Taking the fall for a spouse’s mistakes? Not so fast!
Innocent and Injured Spouse provisions are intended to address when it is unfair to hold a spouse responsible.
Do you have a spouse that understated a tax liability? Did you have no knowledge of what they did? Did you get ZERO benefits from what they did and now you are paying the price? You may be entitled to Innocent Spouse Relief.
Did you marry someone who already had a tax problem that you were no part of when you married them but now they IRS has taken your tax refund? You may be entitled to Injured Spouse relief.
There is often confusion about what constitutes Innocent Spouse and many taxpayers have no idea that Injured Spouse even exists. The two names actually refer to different situations but both are intended to correct the problem when it is unfair to hold a spouse responsible.
In the case of Innocent Spouse it is important to remember that when you file a joint income tax return, the law holds you and your spouse jointly and severally responsible for the entire tax liability. This means that the IRS can and typically will try to collect the tax from both of you. This holds true even if you separate or get a divorce and regardless of what your divorce decree says unless you qualify for Innocent Spouse.
So let’s discuss how Innocent Spouse works at a high level. At its most simplistic (though it is a bit more complicated in reality) if you have a spouse (or better yet an ex-spouse or spouse you are separated from) that understated a tax liability you may be entitled to Innocent Spouse Relief if you:
- had no knowledge of what they did and had no reason to know; and/or
- got ZERO benefits from what they did; and/or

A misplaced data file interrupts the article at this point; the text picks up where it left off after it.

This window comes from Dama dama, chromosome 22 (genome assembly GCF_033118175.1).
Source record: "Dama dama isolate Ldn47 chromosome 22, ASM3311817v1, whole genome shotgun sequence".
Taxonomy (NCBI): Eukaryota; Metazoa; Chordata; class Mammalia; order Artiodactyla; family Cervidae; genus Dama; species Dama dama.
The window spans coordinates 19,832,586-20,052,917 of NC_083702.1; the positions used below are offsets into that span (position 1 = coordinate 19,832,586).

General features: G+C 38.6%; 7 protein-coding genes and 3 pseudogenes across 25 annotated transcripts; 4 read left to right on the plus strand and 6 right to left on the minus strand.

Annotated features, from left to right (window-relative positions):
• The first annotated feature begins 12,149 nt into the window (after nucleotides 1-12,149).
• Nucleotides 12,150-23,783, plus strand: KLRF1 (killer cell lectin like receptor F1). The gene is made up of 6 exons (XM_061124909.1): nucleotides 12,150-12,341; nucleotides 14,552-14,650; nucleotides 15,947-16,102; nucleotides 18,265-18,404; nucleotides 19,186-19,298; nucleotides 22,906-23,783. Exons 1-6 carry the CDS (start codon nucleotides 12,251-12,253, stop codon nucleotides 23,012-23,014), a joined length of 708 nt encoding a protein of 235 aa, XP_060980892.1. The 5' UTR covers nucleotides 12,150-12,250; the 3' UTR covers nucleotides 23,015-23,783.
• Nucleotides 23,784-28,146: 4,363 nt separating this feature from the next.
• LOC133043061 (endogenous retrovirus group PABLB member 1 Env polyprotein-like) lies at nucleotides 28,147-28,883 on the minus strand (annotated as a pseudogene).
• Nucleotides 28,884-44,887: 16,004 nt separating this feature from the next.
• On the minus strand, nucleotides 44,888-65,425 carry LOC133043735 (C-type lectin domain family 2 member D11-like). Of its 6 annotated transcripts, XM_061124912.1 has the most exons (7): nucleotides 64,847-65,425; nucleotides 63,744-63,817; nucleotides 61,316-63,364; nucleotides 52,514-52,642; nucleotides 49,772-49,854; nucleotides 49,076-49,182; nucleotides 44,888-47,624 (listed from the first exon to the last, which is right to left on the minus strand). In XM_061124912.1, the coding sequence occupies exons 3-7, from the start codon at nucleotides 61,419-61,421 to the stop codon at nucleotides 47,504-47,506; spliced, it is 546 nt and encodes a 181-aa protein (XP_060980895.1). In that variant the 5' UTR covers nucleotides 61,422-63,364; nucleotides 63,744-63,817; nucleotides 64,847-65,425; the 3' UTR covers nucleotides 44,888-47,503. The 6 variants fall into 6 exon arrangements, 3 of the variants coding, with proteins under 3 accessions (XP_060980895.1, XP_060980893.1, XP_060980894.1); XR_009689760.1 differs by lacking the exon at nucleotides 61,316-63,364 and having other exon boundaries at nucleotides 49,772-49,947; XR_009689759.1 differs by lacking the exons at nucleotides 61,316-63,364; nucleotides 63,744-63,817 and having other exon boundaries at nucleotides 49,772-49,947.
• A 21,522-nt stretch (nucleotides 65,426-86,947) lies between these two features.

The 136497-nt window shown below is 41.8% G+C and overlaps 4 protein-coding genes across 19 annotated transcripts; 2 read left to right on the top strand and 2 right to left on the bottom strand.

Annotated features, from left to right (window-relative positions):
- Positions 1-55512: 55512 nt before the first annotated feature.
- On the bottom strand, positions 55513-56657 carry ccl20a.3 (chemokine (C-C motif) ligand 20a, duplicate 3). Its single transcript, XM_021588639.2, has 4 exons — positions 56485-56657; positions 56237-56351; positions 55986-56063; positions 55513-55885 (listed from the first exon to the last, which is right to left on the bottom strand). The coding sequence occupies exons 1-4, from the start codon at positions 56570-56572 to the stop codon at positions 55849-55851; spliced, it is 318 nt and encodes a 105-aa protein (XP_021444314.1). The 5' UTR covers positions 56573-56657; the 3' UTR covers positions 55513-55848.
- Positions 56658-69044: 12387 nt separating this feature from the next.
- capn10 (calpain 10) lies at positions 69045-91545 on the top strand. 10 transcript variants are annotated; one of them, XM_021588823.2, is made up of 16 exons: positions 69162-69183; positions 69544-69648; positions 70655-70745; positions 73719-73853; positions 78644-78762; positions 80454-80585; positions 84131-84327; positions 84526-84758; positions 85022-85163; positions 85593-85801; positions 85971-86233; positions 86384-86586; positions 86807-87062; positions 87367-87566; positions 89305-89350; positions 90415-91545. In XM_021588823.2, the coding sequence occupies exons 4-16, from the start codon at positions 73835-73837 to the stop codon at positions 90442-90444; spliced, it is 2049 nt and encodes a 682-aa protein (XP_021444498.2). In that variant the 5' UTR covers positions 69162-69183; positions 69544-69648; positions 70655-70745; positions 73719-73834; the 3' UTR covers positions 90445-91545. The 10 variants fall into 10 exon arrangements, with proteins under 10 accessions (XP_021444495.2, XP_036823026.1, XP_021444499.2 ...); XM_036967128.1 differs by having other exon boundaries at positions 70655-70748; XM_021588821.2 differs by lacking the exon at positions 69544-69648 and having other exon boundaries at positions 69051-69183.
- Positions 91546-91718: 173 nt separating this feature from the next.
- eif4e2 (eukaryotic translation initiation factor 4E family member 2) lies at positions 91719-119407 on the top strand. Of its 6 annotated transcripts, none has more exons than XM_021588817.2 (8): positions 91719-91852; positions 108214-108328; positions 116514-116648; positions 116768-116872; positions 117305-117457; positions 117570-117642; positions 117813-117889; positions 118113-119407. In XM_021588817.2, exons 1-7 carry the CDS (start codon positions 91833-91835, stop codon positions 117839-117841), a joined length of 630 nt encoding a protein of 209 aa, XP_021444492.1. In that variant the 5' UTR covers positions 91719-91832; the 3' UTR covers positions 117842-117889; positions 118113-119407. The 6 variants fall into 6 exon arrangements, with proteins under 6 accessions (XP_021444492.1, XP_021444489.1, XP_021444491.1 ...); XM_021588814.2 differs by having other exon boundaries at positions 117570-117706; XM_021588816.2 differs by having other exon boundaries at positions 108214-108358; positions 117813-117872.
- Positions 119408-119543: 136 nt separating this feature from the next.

- knew what they did but were abused or under financial control
There are other factors such as how compliant you have been on your returns, economic hardship, and your physical/mental health that are considered but the three listed above have the most impact on the outcome of Innocent Spouse relief. Also important to note is that the statute of limitations for making a claim for relief is typically two years after the date on which the IRS first attempted to collect the tax from you. Though some exceptions do apply.
Keep in mind that the IRS is required to inform the Non-Requestor (your spouse or ex-spouse) when you request Innocent Spouse Relief, even in the case of domestic abuse. This is to allow the Non-Requestor to participate in the process of determining who is liable for the tax. The IRS will send them a “Questionnaire for Non-Requesting Spouse” for them to complete.
Furthermore, if you are the Non-Requesting Spouse in an Innocent Spouse case you need to know that you have the right to file a protest, and you are entitled to an Appeals Conference. As a Non-Requesting Spouse, you cannot petition the Tax Court. However, in the event that the Requesting Spouse petitions the Tax Court then the Non-Requesting Spouse is allowed to “intervene” in order to become a party to the Tax Court proceedings.
CAUTION: Community property state rules are different and are not covered here.
You may qualify for Injured Spouse Relief if you married someone who already had a tax problem and now your share of your joint tax refund was or is expected to be, applied against your spouse’s past federal debts (including student loans), state taxes, or child or spousal support payments. If this is your story you may be entitled to Injured Spouse relief.
If you believe you qualify for Injured Spouse or Innocent Spouse Relief or if you received a Non-Requestor Questionnaire because your ex-spouse filed for Innocent Spouse Relief, you should contact IRS Hostage Negotiators for assistance.